Tuesday, January 18, 2011
Peter G. Turner (St. Catharine's College, Cambridge) has posted Degrees of Property. The abstract:
Navigating a way through a complex idea such as property can be tricky. What guides do we have? Jeremy Bentham showed the way by pointing out that property is rights in relation to things, not the things themselves. But the celebrated “dematerialisation” or “dephysicalisation” of property has left property jurisprudence, courts and students feeling disorientated. The first argument of this article is that lawyers in fact navigate their way through property’s complexity guided by a materialist archetype of property, even where the asset in question has no material existence at all. This argument contradicts a prominent vein of mainstream scholarship going back to Bentham’s account of property.
The supporting evidence indicates that lawyers are also guided by a second tool: the perception that property has varying degrees of strength. This forms the basis of a second theoretical argument. Scholars and courts say that property is not “monolithic”, but leave their assertions undeveloped. Using a large and unnoticed body of evidence that lawyers understand property in terms of its varying degrees of strength, this article gives the first developed account of why property is not monolithic.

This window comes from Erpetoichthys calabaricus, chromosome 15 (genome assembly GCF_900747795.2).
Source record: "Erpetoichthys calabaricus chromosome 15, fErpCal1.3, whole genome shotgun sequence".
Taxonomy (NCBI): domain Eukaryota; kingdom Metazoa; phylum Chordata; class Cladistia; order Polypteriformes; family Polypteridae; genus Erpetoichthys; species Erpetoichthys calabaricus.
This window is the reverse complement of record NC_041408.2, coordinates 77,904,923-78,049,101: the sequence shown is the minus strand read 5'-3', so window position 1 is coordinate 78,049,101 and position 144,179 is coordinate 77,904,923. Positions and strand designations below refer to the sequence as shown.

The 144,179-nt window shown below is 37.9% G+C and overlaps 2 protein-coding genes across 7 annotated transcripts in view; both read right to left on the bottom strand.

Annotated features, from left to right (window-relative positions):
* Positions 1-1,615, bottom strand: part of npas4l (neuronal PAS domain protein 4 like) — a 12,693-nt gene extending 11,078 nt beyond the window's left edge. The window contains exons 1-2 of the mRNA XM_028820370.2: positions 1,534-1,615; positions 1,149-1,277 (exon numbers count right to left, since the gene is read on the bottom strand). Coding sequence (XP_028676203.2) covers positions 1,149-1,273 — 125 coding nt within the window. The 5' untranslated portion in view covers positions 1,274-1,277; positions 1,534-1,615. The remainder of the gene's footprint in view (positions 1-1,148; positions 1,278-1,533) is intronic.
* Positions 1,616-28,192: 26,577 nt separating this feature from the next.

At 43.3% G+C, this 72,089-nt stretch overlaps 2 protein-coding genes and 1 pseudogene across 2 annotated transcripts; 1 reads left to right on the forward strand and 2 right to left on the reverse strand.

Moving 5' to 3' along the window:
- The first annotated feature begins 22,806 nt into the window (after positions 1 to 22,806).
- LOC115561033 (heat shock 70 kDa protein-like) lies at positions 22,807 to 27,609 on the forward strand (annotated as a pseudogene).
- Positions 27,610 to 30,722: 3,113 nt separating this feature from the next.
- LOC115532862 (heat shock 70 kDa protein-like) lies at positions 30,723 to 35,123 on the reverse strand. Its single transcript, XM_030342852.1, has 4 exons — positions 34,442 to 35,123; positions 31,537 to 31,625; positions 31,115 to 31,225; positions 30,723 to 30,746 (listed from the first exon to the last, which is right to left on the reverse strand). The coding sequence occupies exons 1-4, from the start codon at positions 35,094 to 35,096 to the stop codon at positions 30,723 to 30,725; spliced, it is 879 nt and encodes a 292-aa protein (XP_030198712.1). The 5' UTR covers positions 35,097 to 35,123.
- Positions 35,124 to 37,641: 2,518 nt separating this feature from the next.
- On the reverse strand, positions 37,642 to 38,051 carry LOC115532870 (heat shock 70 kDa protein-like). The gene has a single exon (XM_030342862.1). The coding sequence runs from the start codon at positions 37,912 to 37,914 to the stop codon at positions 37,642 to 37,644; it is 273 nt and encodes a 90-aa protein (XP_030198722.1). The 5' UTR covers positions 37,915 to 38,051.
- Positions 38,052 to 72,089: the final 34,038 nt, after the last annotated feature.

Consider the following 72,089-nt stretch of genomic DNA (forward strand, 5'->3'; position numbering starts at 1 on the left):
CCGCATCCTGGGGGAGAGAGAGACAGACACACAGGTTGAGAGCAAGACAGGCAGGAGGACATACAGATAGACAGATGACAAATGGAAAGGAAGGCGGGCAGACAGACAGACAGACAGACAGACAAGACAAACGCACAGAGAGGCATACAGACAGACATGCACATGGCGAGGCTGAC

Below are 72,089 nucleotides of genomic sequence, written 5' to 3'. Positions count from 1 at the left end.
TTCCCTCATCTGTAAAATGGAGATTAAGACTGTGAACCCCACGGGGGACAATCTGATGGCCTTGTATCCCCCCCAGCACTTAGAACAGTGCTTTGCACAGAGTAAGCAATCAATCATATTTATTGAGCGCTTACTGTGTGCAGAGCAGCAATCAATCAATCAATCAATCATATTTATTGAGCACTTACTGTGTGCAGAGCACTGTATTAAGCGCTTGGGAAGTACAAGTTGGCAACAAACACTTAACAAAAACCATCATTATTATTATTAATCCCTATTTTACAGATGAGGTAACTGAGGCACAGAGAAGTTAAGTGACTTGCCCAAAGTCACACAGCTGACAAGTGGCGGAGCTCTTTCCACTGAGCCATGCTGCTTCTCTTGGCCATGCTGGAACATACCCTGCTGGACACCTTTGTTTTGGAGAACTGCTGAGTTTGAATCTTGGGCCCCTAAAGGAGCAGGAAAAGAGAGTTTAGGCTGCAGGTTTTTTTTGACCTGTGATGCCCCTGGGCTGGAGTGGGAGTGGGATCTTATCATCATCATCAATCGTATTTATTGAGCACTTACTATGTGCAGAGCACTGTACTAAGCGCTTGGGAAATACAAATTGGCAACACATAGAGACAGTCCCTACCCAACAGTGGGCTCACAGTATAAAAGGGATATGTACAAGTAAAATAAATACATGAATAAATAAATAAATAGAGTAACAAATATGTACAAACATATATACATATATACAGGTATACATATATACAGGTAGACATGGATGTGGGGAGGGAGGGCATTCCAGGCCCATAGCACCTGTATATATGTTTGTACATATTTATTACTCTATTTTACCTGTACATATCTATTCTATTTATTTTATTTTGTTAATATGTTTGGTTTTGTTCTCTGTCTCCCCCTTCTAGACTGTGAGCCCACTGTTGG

The result is to put property analysis on a footing which enables us to attempt to explain the whole of the legal concept of property, where Bentham’s advice only disables us from doing so. The article’s findings impact on property jurisprudence, the workings of the courts and on legal education.
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